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Helen Rosner

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Life in Chains: Finding Home at Taco Bell


Welcome to Life in Chains, where writers share the essential roles played in their lives by chain restaurants—great and grim, wonderful and terrible. Here, John DeVore on the unexpected, self-affirming solace to be found at a Taco Bell.


T

aco Bell is the best Mexican food I ever ate. I will say this to your face over a plate of enchiladas suiza. You will shake your head at such transparent provocation. What a shocking thing to say at a restaurant that has the best tacos in New York City!

I won't even correct that assertion. There is no such thing as "the best tacos in New York City." There are only two kinds of tacos in New York City: adequate, and whatever is a little better than adequate. Unless we're talking Taco Bell. Which I will talk about, at length, even if you haven't asked a question that has anything to do with Taco Bell.

Yes, fast food is unhealthy. It preys on the poor by offering scientifically-engineered food products that are devoid of nutritional value, but are richly emotionally satisfying. These products are intensely tasty, and most of all, cheap. Why spend five bucks on groceries? What can you get for five bucks at a grocery store anyway? A stalk of broccoli and a jar of mayo? Since we're at dinner, and I'm busy proselytizing, I'm not currently able to fact-check the following statement, but I'm pretty sure you can buy ten tacos for one dollar.

Taco Bell tacos are crunchy, crispy, meaty sailboats of spicy chemical flavor. The Taco Bell Cool Ranch Doritos taco shell is the most important invention of this century. But we've come this far, and you're halfway through your plate of organic, locally-sourced, New York Magazine-celebrated Mexican tube casserole, so we have time to talk about Taco Bell. I'll order more chips and salsa. Now I'm going to hold up my fingers and wiggle them. This will signify we're flashing backwards in time.


THE FIRST MEAL I ATE in New York City was a corned beef sandwich at a diner. When it was unceremoniously plopped down in front of me, I said to the waitress, "Thank you, ma'am."

I had just gotten off the plane from Texas. I was polite because good manners are the best way not to get shot in Texas. Politeness was nearly beaten into me. The waitress looked at me with dead eyes and said, "What do I look like, your fucking mother?"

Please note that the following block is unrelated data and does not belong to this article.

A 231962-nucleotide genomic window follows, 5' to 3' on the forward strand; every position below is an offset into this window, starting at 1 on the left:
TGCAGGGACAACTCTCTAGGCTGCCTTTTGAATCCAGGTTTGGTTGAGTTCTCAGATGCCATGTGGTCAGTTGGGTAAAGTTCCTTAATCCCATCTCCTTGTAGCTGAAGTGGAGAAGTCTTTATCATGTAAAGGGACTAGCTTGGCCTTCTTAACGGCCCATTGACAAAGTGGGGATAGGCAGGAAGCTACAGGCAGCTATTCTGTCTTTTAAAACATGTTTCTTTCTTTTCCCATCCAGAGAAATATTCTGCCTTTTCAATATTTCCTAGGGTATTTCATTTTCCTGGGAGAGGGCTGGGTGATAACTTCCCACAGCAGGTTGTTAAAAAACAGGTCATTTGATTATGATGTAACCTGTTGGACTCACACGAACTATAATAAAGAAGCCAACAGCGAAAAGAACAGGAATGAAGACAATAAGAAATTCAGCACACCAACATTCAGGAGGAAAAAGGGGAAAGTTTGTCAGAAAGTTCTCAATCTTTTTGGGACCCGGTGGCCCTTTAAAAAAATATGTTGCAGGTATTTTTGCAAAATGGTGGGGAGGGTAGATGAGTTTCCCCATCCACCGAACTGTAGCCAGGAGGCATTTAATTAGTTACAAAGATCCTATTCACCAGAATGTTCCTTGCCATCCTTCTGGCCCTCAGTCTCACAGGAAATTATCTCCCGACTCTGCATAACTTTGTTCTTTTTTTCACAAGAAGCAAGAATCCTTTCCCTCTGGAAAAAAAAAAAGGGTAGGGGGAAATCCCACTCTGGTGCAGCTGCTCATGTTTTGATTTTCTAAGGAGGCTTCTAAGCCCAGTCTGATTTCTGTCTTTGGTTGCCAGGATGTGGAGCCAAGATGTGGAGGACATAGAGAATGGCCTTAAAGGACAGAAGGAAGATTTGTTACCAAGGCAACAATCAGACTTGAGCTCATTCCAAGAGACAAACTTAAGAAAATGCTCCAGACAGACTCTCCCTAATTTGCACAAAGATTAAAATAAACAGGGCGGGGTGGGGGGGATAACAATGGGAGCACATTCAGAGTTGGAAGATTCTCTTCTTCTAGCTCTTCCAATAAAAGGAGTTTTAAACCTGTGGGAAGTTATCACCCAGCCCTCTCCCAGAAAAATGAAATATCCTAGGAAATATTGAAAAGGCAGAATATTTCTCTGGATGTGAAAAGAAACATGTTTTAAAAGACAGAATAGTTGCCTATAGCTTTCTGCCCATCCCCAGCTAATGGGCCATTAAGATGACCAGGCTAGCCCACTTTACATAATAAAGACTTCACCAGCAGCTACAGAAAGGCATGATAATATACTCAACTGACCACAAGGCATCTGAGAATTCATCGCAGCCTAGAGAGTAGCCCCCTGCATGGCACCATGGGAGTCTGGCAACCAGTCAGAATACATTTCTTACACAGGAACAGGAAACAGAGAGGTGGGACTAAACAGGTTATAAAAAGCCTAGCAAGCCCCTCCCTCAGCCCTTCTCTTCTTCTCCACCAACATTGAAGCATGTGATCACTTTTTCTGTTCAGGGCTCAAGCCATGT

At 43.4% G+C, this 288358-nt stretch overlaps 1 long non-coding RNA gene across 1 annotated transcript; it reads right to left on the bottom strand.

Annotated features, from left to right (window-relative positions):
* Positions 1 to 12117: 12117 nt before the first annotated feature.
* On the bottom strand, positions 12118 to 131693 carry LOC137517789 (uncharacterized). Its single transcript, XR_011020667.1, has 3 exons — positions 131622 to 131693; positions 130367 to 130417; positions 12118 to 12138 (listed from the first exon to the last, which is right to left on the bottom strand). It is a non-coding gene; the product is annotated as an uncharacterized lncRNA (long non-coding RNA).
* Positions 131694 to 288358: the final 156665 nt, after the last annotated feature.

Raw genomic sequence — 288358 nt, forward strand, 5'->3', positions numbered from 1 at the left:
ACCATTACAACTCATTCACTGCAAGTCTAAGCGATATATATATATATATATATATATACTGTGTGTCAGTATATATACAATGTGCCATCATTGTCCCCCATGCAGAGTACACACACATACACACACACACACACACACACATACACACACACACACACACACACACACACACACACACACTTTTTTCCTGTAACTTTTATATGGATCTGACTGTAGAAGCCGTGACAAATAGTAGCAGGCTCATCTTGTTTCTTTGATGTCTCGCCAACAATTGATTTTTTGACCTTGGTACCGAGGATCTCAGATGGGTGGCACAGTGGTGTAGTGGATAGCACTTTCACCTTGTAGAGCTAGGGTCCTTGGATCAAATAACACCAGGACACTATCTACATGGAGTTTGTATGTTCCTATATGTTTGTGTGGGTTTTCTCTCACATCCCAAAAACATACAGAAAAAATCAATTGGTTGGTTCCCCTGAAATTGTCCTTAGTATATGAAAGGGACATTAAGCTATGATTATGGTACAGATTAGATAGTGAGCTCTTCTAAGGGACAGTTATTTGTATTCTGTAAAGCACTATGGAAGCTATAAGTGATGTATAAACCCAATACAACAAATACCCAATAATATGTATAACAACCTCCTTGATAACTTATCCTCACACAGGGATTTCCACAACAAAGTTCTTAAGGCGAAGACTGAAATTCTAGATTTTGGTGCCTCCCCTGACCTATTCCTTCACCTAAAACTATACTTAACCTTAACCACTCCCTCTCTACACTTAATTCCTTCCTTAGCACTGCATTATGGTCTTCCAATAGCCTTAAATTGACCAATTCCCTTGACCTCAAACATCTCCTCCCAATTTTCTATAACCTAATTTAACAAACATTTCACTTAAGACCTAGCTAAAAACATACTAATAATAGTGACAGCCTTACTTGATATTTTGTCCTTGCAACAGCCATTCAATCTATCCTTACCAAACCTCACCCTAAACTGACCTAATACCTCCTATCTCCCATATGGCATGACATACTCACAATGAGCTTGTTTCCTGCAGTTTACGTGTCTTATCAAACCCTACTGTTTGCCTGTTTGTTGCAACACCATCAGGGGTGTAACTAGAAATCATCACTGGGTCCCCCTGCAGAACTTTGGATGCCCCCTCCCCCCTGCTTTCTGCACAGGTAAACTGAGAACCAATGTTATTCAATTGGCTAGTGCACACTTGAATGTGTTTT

Then she stormed away, kicked open the kitchen door, and I'm pretty sure beat up the chef just because. What a colorful New York character, I thought. She is terrifying and I am weak, my thoughts continued. So that's why I gave her a fifty percent tip. It was an expensive lunch.

Over the next few weeks I experienced New York cuisine. I would call my mother back in Texas from filthy payphones and tell her about all the delicious foods I was eating: dim sum, oysters, meatballs. Do you remember what it was like talking to someone on a pay phone? They always sounded so far away. As if one of you were standing at the bottom of a deep dark hole. There was a time when New York's only social network was a series of coin-fed boxes on the street connected by miles and miles of wires.

I'd end every conversation with my mother enthusiastically. I was going to gorge on kielbasa and pierogies! A job interview at a prestigious magazine company was coming up! It sure was a good idea to move to a city that didn't really want me there!

Parents lie to their children about the cruelties of the world, and children grow up to return the favor to their parents.

None of these things were true. Parents lie to their children about the cruelties of the world, and children grow up to return the favor to their parents.

This was the mid-nineties, a time when New York still went out of its way to make twenty-three-year-olds cry in public. I lived in an SRO and shared a bathroom with a ghost that left great gobs of green phlegm in the sink. I wasn't eating oysters; I was eating foods that didn't cost more than a dollar. Pizza slices, hot dogs, knishes.

My mother would finish each call saying, "Be safe, mijo." As a kid, I used to be so embarrassed when she'd call me "mijo" in front of my friends. It was bad enough that she looked different than me, but she also spoke in another language, a weird one.


AS THE WEEKS GREW COLDER, I found myself blowing warmth into my hands like a forgettable Charles Dickens character. My work skills qualified me to answer phones or enter data into glowing green computer screens.

Then I moved to Queens. SROs are inexpensive places to die slowly, but moving to Queens is still cheaper. Queens is where America walks the talk. In school, we were taught that America is a country of immigrants. It's a nice idea, especially in comfortable suburbs where the lawns are mowed by workers who immigrate into the neighborhood at the crack of dawn and immigrate somewhere else by the time you get back from work.